This outrageously tender venison pot roast is smothered in a luxurious herb-infused gravy and piles of hearty mushrooms. This hearty dinner is best served over fluffy mashed potatoes to soak up every delicious morsel, a perfect way to celebrate a successful deer season! One bite and this may likely be your new favorite way to enjoy deer meat, just be sure to thank the hunter for the harvest.
What is it?
My venison pot roast recipe is best made in a Dutch Oven where the meat can be first seared for extra flavor, then braised in the oven with mushrooms and onions in a flavorful liquid that thickens into the most wonderful gravy you have ever tasted!
Some pot roast recipes include celery, carrots, and potatoes to make it a one-pot meal. However, when simmered in a large amount of liquid that more closely resembles a beef stew, than a true pot roast. Still, it is delicious, so you are welcome to add them to the pot if desired.
Ingredients and Substitutions
- Boneless venison roast - You can use just about any cut of venison for this recipe. However, this is particularly good with shanks (the connective tissue and sinew will melt away while cooking). You can even use a venison neck roast. However, I personally used leg meat.
- Cooking oil - Olive oil, canola oil, or your favorite vegetable oil will all work well.
- Medium onion - A yellow onion or sweet onion is best.
- Mushrooms - Button mushrooms, baby bella mushrooms, or wild mushrooms all work well.
- Garlic cloves - You can also substitute a teaspoon of garlic powder.
- All purpose flour - Flour is added to thicken the braising liquid into a gravy. Corn starch can also be used, but I find the results to be a little more unpredictable.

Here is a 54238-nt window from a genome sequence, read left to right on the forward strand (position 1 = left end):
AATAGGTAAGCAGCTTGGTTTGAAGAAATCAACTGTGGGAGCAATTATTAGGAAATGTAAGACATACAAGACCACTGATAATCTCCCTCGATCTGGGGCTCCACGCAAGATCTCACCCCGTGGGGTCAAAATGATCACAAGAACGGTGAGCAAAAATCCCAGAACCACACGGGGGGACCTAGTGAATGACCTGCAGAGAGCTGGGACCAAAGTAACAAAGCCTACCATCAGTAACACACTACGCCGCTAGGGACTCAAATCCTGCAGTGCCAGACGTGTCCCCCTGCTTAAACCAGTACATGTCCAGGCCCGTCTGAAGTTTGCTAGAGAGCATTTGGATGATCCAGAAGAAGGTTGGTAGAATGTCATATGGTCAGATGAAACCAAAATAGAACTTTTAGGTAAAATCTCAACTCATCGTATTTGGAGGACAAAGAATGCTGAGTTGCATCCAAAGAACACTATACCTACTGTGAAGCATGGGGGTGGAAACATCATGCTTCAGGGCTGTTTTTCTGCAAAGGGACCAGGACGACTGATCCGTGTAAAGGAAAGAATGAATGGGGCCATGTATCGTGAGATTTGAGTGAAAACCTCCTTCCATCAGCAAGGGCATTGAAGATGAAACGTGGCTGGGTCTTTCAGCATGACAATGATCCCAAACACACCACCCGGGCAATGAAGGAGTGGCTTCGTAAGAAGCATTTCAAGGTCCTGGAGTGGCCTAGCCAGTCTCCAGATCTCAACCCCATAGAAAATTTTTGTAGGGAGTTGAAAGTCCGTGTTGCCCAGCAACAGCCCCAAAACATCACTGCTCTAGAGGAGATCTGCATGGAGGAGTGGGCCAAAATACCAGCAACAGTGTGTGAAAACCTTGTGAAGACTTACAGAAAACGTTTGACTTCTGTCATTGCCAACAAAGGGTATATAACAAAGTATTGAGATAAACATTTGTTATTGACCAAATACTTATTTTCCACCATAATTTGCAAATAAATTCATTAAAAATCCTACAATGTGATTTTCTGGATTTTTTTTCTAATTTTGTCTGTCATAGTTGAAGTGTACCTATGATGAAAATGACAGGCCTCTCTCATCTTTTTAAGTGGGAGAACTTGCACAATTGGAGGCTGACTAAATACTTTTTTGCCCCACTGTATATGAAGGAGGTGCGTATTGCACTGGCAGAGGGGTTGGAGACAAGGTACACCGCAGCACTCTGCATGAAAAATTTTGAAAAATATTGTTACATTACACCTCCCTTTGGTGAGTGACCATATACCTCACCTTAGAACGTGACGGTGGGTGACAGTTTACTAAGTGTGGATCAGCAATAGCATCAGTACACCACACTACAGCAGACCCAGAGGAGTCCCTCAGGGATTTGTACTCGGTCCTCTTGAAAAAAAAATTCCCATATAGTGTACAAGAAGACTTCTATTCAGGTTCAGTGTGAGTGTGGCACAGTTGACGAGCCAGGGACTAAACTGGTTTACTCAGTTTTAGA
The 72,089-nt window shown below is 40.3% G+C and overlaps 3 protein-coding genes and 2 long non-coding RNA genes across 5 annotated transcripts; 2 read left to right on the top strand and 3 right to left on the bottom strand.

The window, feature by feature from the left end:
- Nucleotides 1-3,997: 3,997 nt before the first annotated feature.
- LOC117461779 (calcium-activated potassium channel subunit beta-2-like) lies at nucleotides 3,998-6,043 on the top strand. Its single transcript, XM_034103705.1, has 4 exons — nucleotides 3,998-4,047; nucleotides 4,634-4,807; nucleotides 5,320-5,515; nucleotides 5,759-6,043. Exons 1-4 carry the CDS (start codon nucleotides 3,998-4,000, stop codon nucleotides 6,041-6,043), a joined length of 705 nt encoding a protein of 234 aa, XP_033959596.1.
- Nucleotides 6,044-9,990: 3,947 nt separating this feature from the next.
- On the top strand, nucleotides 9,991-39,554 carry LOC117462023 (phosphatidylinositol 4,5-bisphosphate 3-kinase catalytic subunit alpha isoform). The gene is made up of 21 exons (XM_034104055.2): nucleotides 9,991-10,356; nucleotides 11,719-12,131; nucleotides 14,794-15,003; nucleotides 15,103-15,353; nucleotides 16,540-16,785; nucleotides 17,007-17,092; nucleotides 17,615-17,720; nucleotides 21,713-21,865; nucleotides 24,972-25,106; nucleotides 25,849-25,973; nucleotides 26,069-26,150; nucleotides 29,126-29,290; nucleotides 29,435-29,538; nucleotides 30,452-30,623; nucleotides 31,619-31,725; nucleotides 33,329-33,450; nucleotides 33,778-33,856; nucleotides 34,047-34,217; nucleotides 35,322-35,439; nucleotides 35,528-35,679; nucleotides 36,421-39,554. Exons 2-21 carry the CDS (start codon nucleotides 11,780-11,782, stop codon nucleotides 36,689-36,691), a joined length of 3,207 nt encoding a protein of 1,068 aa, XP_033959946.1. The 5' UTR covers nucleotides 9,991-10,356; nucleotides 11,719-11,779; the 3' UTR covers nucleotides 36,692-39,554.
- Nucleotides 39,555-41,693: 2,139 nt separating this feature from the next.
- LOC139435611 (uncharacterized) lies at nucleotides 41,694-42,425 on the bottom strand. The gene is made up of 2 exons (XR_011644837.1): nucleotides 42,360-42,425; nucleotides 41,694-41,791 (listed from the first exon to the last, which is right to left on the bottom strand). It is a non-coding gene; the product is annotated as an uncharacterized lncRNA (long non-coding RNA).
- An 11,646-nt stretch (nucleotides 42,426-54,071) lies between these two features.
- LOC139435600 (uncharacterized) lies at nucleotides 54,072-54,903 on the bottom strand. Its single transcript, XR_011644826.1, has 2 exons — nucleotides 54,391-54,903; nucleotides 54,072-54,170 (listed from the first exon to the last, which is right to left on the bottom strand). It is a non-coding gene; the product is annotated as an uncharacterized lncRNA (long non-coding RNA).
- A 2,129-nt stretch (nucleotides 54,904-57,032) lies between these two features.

- Tomato paste
- Unsalted beef stock - You want to use unsalted stock because the liquid will reduce while cooking, which could result in it being overly salty when condensed.
- A.1. Steak Sauce
- Soy sauce
- Worcestershire sauce
- Brown sugar - Adds just a touch of sweetness, but this can be ommitted.
- Butter - Like a lot of wild game, venison is a very lean meat, so there isn't much fat to add moisture to the pot roast. Butter is added to the braising liquid for extra moisture and flavor.
- Fresh sage - This recipe will work equally well with fresh rosemary or fresh thyme.
- Bay leaf
How to make it
This Dutch oven venison pot roast recipe begins by seasoning the venison with kosher salt on all sides, then searing it on the stovetop in cooking oil over medium-high heat. The venison doesn't need to be cooked through, just browned on the exterior. Once it has been seared, remove it from your pot and set it aside.
Add the mushrooms and onions to your pot and reduce the heat to medium. Saute the onions until tender, then add garlic and cook for an additional two minutes.
Next, the flour and tomato paste are added. Stir this around to evenly disperse it then add beef stock, A.1. sauce, soy sauce, Worcestershire sauce, brown sugar, and black pepper. The venison is added back into your pot at this time.